The 1996 HAA legislation is quite broad and has no restrictions. It does not state one must be referred by a medical doctor, nurse or otherwise. It simply refers in section 2 to “drugs, medicines and medical and surgical appliances”, “general practitioner medical and surgical services”, “the nursing service specified in section 60 of the Act of 1970”, “dental, ophthalmic and aural treatment and dental, optical and aural appliances”, “counselling services in respect of hepatitis C” and, importantly, "such other services as may be prescribed”. I presume the "other services" are services subsequently covered by the HAA card, including chiropody services provided free of charge. One does not need a referral. One can attend whenever one needs to do so. The hepatitis C liaison officer can provide one with the details of chiropodists in one's area. This is a consequence of section 2(1)(f) of the 1996 Act. Complementary therapies currently covered under the HAA card are reflexology, aromatherapy, massage, acupuncture and hydrotherapy. HAA cardholders need to be referred by their GP or consultant. This is not covered in the Minister's Bill.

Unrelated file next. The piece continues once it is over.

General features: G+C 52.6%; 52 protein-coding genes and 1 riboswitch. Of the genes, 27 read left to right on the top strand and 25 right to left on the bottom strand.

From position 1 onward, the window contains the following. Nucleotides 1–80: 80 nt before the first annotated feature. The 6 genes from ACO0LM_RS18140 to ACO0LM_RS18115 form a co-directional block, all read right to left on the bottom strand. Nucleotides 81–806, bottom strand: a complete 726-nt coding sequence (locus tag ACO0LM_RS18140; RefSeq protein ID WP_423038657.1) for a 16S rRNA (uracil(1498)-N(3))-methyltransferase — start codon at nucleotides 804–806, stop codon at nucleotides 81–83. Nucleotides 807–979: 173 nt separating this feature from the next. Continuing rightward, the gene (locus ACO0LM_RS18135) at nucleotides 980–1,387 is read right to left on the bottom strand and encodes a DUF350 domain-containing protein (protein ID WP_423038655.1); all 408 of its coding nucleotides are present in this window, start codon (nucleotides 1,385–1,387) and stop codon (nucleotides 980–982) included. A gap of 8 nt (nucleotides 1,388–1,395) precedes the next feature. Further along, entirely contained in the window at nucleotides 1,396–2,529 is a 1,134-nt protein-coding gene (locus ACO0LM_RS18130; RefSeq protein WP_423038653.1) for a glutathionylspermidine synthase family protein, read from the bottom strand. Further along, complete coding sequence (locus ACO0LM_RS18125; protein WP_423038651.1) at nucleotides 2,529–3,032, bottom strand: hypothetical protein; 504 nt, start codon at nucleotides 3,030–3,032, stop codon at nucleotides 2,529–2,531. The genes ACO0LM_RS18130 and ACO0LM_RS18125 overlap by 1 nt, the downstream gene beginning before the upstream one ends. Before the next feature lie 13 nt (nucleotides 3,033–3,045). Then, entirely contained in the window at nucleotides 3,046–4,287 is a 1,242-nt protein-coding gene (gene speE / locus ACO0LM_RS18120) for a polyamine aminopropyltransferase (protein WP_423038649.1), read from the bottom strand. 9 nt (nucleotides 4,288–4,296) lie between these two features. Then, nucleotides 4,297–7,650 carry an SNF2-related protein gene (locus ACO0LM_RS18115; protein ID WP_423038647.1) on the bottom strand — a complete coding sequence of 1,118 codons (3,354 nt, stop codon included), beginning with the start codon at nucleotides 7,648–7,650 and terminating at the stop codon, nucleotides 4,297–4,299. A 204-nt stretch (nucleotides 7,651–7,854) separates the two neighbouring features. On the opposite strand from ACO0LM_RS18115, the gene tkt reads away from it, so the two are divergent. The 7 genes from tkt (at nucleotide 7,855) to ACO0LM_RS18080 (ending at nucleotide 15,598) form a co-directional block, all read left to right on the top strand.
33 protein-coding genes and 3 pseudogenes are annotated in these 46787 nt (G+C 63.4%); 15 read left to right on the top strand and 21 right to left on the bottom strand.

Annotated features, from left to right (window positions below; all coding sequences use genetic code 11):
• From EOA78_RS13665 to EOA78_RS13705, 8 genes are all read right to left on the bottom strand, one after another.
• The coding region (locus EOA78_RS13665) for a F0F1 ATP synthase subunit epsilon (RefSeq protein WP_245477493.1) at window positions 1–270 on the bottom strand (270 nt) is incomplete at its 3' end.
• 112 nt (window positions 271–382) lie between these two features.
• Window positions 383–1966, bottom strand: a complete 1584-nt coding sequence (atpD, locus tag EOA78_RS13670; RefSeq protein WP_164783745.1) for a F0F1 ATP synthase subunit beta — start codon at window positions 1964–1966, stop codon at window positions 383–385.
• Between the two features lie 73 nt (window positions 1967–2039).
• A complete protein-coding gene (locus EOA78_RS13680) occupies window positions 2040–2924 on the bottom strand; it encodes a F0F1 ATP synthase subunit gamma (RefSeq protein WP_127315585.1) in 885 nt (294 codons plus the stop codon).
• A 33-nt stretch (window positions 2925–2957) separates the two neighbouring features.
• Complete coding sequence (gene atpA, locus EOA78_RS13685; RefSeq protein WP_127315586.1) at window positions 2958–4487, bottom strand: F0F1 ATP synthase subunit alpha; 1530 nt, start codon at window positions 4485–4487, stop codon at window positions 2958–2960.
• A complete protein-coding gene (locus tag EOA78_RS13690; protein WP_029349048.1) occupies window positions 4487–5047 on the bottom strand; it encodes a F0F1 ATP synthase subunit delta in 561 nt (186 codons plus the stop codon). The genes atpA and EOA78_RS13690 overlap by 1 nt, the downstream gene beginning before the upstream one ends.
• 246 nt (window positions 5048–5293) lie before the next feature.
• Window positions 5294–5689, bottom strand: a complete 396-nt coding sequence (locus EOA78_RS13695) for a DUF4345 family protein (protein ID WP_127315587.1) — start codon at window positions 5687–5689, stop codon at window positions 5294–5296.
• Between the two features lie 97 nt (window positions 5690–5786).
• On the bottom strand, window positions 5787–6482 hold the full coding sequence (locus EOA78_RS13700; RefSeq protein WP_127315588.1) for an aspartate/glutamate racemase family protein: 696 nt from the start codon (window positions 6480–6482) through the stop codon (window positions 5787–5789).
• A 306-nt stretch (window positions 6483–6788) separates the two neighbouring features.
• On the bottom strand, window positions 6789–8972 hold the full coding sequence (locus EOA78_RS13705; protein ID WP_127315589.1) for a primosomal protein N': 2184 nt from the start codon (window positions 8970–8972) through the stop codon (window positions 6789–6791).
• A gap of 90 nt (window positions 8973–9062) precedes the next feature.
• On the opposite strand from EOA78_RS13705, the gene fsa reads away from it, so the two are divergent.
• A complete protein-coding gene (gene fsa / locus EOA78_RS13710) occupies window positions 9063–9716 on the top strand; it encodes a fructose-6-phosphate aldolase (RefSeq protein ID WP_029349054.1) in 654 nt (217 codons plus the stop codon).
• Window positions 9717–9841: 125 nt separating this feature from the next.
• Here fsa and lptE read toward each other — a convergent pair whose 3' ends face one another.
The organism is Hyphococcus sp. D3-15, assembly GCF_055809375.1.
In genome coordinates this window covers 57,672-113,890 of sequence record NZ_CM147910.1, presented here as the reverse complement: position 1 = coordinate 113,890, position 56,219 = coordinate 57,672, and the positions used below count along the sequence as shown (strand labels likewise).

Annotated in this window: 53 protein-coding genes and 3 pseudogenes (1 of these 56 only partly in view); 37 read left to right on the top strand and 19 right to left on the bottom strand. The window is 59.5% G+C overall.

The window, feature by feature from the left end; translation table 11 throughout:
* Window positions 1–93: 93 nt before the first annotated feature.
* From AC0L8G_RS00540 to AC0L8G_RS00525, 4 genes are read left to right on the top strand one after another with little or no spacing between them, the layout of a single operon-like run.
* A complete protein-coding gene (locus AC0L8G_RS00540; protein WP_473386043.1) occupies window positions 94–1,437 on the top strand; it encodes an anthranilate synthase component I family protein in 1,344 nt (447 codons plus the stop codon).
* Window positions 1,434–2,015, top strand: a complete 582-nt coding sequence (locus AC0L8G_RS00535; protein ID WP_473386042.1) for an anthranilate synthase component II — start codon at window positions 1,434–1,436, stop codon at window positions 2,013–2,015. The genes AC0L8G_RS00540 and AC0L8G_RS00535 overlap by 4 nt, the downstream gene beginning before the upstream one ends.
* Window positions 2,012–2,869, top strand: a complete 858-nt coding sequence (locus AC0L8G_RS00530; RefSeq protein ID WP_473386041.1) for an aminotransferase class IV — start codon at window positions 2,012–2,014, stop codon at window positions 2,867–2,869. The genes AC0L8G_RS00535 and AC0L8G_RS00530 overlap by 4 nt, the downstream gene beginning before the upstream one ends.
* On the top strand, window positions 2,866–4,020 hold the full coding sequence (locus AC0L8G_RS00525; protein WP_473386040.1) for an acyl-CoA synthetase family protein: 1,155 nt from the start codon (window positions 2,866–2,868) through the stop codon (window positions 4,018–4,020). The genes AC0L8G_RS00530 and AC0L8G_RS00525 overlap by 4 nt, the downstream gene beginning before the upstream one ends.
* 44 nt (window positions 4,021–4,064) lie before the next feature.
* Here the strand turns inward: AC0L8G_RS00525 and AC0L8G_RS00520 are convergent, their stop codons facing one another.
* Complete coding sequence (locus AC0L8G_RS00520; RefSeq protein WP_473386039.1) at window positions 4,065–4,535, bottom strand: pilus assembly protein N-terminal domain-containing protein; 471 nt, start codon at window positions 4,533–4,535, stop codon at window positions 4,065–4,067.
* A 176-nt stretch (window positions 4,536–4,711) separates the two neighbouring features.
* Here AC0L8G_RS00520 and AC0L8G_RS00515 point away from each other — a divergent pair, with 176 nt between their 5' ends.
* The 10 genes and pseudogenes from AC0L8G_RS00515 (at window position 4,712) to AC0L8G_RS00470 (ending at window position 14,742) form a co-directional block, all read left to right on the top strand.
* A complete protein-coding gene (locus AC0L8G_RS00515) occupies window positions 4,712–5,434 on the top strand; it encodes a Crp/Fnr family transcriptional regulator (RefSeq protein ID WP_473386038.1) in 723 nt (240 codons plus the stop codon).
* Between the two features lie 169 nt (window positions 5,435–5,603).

HAA cardholders can avail of counselling not only for themselves but also for their immediate families. This is ruled out or is not contained in the Minister's legislation. If the Minister is to introduce legislation and says certain required measures will be covered elsewhere, she should bring the whole package to the Magdalen women. She should state the provisions may be introduced in bits and pieces but at the same time lay out the whole package. The legislation under discussion does not include the whole package. It is not what the hepatitis C patients have access to in any shape or form, and it does not give assurance in this regard.